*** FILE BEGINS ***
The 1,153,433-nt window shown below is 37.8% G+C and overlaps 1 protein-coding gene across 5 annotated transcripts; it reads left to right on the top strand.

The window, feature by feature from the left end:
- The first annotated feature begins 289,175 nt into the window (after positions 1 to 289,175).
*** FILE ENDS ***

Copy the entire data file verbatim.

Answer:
The 1,153,433-nt window shown below is 37.8% G+C and overlaps 1 protein-coding gene across 5 annotated transcripts; it reads left to right on the top strand.

The window, feature by feature from the left end:
- The first annotated feature begins 289,175 nt into the window (after positions 1 to 289,175).